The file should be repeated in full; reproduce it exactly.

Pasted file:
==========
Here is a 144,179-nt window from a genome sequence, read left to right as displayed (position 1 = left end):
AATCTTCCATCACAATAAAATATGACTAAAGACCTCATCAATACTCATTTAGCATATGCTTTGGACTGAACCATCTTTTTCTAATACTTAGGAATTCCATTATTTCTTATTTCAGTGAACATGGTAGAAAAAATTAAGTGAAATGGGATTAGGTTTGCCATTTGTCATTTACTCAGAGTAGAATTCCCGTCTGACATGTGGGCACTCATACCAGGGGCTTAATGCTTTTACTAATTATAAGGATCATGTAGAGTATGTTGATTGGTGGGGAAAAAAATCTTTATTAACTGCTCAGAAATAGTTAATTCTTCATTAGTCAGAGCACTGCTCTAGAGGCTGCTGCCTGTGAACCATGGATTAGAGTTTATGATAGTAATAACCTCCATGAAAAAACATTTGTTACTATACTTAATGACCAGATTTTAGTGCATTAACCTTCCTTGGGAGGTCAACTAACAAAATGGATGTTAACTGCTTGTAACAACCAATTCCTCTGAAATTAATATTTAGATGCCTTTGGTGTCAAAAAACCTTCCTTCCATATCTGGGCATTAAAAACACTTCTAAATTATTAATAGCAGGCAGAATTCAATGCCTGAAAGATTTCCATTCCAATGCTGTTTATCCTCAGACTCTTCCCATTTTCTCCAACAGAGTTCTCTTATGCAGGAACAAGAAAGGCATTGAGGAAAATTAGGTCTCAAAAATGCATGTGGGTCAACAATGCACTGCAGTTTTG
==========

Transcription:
Here is a 144,179-nt window from a genome sequence, read left to right as displayed (position 1 = left end):
AATCTTCCATCACAATAAAATATGACTAAAGACCTCATCAATACTCATTTAGCATATGCTTTGGACTGAACCATCTTTTTCTAATACTTAGGAATTCCATTATTTCTTATTTCAGTGAACATGGTAGAAAAAATTAAGTGAAATGGGATTAGGTTTGCCATTTGTCATTTACTCAGAGTAGAATTCCCGTCTGACATGTGGGCACTCATACCAGGGGCTTAATGCTTTTACTAATTATAAGGATCATGTAGAGTATGTTGATTGGTGGGGAAAAAAATCTTTATTAACTGCTCAGAAATAGTTAATTCTTCATTAGTCAGAGCACTGCTCTAGAGGCTGCTGCCTGTGAACCATGGATTAGAGTTTATGATAGTAATAACCTCCATGAAAAAACATTTGTTACTATACTTAATGACCAGATTTTAGTGCATTAACCTTCCTTGGGAGGTCAACTAACAAAATGGATGTTAACTGCTTGTAACAACCAATTCCTCTGAAATTAATATTTAGATGCCTTTGGTGTCAAAAAACCTTCCTTCCATATCTGGGCATTAAAAACACTTCTAAATTATTAATAGCAGGCAGAATTCAATGCCTGAAAGATTTCCATTCCAATGCTGTTTATCCTCAGACTCTTCCCATTTTCTCCAACAGAGTTCTCTTATGCAGGAACAAGAAAGGCATTGAGGAAAATTAGGTCTCAAAAATGCATGTGGGTCAACAATGCACTGCAGTTTTG